And the films literally never address that. They never address the extent of how much loss Steve has dealt with. They sorta briefly hint at the fact he could potentially have PTSD in regards to the war, and the shit he saw as a soldier, when he goes to visit Sam at the VA. But even that’s like subtext. But Steve lost everything, and he consistently displays reckless behaviour with little to no regard for his own safety or potential survival, which to me indicates that he’s probably severely depressed. And whilst he might not actively be suicidal, he’s also incredibly careless with his own existence, almost in a “I’m not trying to die but if I did, it’d be okay” way. Steve Rogers is going through so much shit, and the films do not do a god job at showing how much he’s mourning, how much he’s hurting and how much suffering he’s dealing with, and I don’t think fandom really does either.

Tumblr: Wonder Woman fought Nazi’s in the 2017 movie and-

Me, scrolling past: YOU IGNORANT SLUTS

Three Years On

Today is the 103rd anniversary of the assassination of Archduke Franz Ferdinand, which means I’ve now been doing this for three full years.  Although much has happened in the last year–the tragedy of the Somme, the fall of the Czar in Russia, the resumption of unrestricted submarine warfare and American entry into the war–its conclusion still seems almost as distant as ever.

Thanks once again to all my readers!  Here are the highlights of the first three years of the war, as chosen by you:

10: British Capture First Fokker with Synchronization Gear (4/8/16)

9:  Mata Hari Arrested (2/13/17)

8:  Deadliest Zeppelin Raid of the War (10/13/15)

7: The Czar Abdicates (3/15/17)

6: Mass Deportations of Armenians Begin (4/8/15)

5: Austrians Attempt to Retake Pelagosa Islands (7/27/15)

4: United States Declares War on Germany (4/6/17)

3: Kirk Douglas Born (12/9/16)

2: Verdun: The First Day (2/21/16)

1: The Only Christmas Truce of 1915 (12/25/15)

Honorable mentions as well to these two posts, which I didn’t include in the list above as they don’t fit the regular mold:

“Bloody April” (April Fools’ Day ‘17)

State of the War: End of 1916 


Springfield M1903 MkI rifle

Manufactured by the Springfield Arsenal c.1903-1918 and converted to use the Pedersen device - manufactured by Remington - c.1918 for the planned WW1′s 1919 Allied Spring Offensive - serial number 1172141.
.30-18 Automatic/7,65x20mm 40-round 45° removable stick magazine, originally a bolt action - bolt replaced by a semi-automatic pistol fitting snugly in the rifle’s barrel.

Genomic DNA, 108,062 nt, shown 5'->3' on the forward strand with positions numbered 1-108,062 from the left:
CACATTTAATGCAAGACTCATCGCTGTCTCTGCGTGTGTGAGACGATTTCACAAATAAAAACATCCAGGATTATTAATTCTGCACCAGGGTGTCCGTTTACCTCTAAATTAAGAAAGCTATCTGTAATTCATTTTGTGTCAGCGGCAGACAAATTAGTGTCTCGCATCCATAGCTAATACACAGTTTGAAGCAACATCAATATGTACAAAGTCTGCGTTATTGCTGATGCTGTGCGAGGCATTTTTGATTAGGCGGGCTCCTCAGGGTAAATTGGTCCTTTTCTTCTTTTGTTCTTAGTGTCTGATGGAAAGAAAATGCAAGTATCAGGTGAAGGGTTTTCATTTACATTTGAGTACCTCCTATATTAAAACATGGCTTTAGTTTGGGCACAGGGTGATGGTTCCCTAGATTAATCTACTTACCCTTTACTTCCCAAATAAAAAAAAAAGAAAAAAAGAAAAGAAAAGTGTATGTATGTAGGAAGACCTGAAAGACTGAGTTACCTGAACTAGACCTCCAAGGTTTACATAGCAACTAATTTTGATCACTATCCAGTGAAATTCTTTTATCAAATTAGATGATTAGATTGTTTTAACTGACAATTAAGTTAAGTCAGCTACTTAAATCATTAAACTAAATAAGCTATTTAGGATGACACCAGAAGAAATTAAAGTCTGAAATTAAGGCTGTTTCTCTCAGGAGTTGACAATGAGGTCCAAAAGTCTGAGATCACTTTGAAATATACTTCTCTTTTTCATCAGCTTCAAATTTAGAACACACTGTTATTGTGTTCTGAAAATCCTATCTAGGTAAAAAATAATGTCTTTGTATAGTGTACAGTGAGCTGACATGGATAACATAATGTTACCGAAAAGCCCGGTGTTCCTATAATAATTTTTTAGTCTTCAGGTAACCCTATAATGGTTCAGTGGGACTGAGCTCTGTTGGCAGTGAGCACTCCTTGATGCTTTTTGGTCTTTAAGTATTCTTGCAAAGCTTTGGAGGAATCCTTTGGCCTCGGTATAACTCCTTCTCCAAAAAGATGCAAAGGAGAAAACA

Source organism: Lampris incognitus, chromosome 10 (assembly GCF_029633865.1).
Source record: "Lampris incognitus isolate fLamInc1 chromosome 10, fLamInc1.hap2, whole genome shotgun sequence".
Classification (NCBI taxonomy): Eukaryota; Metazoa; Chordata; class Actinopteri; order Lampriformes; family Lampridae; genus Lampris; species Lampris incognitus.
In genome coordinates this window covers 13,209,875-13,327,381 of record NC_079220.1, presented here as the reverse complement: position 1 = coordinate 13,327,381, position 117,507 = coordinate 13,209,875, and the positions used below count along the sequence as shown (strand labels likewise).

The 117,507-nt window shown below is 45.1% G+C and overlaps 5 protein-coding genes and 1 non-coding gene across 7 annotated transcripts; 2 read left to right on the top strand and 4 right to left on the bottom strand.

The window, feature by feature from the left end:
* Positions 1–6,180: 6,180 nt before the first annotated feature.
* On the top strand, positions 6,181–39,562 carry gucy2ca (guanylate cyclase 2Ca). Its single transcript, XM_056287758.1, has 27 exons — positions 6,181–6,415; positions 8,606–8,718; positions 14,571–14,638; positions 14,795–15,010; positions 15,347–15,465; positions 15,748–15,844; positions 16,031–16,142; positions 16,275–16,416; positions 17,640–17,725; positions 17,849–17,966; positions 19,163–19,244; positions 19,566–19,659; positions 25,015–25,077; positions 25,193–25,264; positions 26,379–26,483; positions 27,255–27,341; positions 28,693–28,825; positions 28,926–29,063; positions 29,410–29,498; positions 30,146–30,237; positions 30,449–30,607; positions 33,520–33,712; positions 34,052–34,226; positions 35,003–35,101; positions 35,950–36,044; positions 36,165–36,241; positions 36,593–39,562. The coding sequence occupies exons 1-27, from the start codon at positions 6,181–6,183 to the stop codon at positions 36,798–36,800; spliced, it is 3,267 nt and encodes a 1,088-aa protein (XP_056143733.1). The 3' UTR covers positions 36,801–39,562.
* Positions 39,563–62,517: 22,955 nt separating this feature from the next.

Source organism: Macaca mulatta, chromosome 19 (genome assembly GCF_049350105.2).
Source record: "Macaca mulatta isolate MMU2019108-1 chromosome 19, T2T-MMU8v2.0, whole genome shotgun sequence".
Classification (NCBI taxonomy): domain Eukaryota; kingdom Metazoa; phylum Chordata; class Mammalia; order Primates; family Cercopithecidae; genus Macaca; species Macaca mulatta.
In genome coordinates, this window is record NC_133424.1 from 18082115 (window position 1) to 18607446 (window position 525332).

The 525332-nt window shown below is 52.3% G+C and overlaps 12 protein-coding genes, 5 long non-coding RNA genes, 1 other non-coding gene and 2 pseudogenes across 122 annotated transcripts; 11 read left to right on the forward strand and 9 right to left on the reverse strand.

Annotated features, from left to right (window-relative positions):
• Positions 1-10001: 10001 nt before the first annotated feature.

A clever device brought to us by John Douglas Pedersen, lauded by Browning as the greatest gun designer [sic]. Springfield M1903 rifles were converted to MkI’s by removing the bolt, replacing it by what was basically a pistol, and cutting an ejection port in the left side of the frame. This turned the rifle into a pistol-caliber semi automatic rifle to give greater firepower to American soldiers.
The converted rifles however were never used, as WW1 ended before they were shipped over. They were later destroyed in large number to avoid them falling into the wrong hands, but the cartridge had a second life as the 7,65x20mm Longue for French service pistols of the interwar era.

via The Telegraph // Recently released promotional poster for WW1 drama #JourneysEnd! Starring Asa Butterfield, Sam Claflin & Paul Bettany! | To get more information or to read the article that goes along with this media, check out the link below!


Charley’s War; By Pat Mills

Whenever I see works that try to depict the ‘horror’ and ‘grittiness’ of war they always, and will inevitably fail. Ultimately the human mind cannot comprehend the true lack of hope and sadness that wars, in this case, World War One, wears on the human mind.

I used to be very invested in games like Call of Duty and Medal of Honor, my entire knowledge of War came from those games and how they glammed up War into a great, if violent and horrific adventure. It was around this time that I first found the comic book ‘Charley’s War’ by Pat Mills, printed in hardback on a library shelf.

For the first time I saw media that shunned the constant action and violence that videogames and movies depicted. When horror was shown it was in a vague, nebulous, often surreal manner

There’s a lot to unpack and really talk about, from the depiction of how Conscientious objectors were often treated (One very vivid scene is how one of the principle characters is left tied to a post barely out of range of the area where shells land until he finally breaks and commits to serving in the army. To the depiction of death and how sudden it was.

Part of this was probably how the comic wasn’t printed as part of a horror comic, or some semi-adult work such as 2000AD, which at the time was transitioning towards full fledged adult sci-fi. It masqueraded as a war tales comic, but part of Pat Mills’ message (Which he achieved through meticulous research and interest in the history of the war) was how it affected people, civilians and soldiers alike.